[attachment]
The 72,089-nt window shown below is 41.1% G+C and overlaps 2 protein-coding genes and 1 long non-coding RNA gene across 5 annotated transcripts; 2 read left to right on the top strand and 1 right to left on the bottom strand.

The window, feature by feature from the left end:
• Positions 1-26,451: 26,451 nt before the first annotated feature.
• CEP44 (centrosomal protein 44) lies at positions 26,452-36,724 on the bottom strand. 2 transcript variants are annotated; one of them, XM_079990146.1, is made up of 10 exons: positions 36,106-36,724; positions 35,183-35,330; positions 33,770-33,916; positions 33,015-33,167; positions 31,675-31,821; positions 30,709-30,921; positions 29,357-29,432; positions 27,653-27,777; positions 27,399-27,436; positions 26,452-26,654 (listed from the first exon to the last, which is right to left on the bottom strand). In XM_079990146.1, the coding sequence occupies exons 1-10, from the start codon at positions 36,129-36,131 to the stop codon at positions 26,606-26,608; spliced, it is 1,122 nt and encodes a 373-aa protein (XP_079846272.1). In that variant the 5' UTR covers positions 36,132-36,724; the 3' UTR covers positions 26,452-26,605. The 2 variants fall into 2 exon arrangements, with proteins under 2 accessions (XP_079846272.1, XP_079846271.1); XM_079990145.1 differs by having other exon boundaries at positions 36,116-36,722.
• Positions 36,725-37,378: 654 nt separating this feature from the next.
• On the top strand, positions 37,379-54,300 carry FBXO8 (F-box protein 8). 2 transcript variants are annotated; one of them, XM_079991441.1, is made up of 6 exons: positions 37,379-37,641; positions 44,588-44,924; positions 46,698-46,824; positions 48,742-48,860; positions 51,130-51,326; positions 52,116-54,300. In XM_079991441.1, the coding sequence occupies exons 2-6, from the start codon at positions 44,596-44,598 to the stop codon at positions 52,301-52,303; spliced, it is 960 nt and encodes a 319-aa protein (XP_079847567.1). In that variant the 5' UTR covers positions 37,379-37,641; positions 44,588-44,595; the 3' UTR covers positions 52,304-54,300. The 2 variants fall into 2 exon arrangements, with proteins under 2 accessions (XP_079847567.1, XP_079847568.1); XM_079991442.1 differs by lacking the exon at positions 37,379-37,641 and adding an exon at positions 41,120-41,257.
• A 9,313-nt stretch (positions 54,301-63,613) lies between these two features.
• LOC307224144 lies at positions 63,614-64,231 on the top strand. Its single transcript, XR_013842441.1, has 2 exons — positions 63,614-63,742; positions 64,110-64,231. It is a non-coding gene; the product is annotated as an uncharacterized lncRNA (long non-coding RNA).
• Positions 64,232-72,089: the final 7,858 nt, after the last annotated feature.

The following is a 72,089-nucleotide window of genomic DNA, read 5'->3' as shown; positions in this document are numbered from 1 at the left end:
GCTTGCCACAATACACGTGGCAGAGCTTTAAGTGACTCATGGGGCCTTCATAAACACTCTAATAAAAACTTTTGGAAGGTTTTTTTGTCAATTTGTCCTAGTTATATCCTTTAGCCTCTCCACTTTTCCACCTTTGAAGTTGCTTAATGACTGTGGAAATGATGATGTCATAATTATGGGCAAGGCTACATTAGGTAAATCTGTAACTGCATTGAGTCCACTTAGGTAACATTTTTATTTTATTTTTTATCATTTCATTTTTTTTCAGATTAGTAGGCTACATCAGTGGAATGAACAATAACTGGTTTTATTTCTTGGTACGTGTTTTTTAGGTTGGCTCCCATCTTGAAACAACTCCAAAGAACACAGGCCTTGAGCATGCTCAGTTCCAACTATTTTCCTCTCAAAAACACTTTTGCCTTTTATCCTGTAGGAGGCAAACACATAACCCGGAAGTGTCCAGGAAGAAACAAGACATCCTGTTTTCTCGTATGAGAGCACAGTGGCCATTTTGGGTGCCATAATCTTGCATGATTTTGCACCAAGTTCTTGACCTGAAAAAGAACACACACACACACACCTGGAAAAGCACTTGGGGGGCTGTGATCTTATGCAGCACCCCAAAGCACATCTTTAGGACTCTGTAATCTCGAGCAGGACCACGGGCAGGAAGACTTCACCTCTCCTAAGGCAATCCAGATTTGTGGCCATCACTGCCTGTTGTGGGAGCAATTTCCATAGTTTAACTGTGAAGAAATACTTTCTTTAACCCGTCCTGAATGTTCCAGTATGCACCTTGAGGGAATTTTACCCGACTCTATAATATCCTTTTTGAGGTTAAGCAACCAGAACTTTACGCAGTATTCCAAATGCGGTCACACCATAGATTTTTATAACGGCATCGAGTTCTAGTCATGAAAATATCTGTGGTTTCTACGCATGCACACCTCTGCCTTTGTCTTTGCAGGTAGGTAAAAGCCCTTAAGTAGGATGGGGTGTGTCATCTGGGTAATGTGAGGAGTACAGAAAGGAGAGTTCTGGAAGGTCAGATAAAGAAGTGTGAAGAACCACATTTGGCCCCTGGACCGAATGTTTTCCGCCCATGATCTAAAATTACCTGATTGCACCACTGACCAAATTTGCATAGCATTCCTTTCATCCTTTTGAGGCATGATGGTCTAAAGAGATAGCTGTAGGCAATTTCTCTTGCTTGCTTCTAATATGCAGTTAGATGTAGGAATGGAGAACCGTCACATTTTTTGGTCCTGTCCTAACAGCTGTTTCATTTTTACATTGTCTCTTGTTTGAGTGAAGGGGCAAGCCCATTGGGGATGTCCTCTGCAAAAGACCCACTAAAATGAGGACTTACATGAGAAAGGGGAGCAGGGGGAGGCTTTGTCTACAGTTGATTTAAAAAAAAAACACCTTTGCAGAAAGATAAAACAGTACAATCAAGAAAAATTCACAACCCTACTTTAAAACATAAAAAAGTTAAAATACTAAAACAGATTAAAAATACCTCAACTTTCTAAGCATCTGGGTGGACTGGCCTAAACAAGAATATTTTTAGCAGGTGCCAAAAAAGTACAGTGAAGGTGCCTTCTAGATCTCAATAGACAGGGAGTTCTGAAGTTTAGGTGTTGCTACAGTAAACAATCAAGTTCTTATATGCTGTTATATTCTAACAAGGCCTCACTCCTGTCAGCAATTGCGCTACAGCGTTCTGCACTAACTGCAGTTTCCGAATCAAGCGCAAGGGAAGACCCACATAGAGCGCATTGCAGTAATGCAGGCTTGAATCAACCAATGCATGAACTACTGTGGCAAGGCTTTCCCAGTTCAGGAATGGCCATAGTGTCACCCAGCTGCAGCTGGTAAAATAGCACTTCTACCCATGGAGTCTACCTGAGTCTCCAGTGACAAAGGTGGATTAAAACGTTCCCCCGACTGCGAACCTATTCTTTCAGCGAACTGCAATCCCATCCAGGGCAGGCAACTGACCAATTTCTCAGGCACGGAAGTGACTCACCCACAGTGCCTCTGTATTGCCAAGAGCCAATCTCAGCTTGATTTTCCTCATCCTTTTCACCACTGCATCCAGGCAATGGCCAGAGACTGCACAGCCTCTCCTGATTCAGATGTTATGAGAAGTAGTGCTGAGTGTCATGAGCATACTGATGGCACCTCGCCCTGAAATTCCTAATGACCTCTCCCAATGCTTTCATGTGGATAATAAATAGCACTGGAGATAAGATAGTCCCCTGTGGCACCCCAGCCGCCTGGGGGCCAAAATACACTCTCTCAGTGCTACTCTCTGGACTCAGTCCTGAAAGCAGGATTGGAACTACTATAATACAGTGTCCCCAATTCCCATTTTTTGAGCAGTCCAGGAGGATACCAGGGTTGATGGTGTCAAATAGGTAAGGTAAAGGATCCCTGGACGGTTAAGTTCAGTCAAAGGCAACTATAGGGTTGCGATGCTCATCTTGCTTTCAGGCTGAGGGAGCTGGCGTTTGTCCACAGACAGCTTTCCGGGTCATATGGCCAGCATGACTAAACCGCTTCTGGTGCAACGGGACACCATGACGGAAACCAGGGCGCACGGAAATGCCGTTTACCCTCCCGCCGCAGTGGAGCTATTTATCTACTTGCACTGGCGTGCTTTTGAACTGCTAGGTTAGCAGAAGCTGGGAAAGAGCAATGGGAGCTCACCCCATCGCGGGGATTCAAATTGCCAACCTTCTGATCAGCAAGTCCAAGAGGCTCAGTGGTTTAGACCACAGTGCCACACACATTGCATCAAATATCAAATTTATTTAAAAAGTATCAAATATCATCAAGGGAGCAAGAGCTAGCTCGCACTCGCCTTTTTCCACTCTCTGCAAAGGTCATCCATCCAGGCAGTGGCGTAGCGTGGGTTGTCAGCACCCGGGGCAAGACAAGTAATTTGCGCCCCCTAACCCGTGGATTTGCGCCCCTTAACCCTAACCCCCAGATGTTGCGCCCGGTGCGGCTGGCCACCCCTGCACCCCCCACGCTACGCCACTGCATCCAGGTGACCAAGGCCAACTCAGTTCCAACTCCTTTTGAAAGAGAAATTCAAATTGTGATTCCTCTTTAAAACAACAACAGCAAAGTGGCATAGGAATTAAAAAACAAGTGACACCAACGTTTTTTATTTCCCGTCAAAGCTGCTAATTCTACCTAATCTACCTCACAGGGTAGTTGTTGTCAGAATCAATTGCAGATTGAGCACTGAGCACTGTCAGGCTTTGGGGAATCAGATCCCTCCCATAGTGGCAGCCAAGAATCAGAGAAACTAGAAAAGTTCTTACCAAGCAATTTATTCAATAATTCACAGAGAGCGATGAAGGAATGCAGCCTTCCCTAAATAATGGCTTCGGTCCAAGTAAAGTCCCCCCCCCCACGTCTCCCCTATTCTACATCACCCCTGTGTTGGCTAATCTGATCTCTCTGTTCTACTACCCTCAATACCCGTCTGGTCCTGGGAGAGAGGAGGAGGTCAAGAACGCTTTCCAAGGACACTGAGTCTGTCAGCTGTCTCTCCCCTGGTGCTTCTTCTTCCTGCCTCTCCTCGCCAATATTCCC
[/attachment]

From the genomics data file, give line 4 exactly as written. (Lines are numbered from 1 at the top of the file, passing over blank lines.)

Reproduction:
• CEP44 (centrosomal protein 44) lies at positions 26,452-36,724 on the bottom strand. 2 transcript variants are annotated; one of them, XM_079990146.1, is made up of 10 exons: positions 36,106-36,724; positions 35,183-35,330; positions 33,770-33,916; positions 33,015-33,167; positions 31,675-31,821; positions 30,709-30,921; positions 29,357-29,432; positions 27,653-27,777; positions 27,399-27,436; positions 26,452-26,654 (listed from the first exon to the last, which is right to left on the bottom strand). In XM_079990146.1, the coding sequence occupies exons 1-10, from the start codon at positions 36,129-36,131 to the stop codon at positions 26,606-26,608; spliced, it is 1,122 nt and encodes a 373-aa protein (XP_079846272.1). In that variant the 5' UTR covers positions 36,132-36,724; the 3' UTR covers positions 26,452-26,605. The 2 variants fall into 2 exon arrangements, with proteins under 2 accessions (XP_079846272.1, XP_079846271.1); XM_079990145.1 differs by having other exon boundaries at positions 36,116-36,722.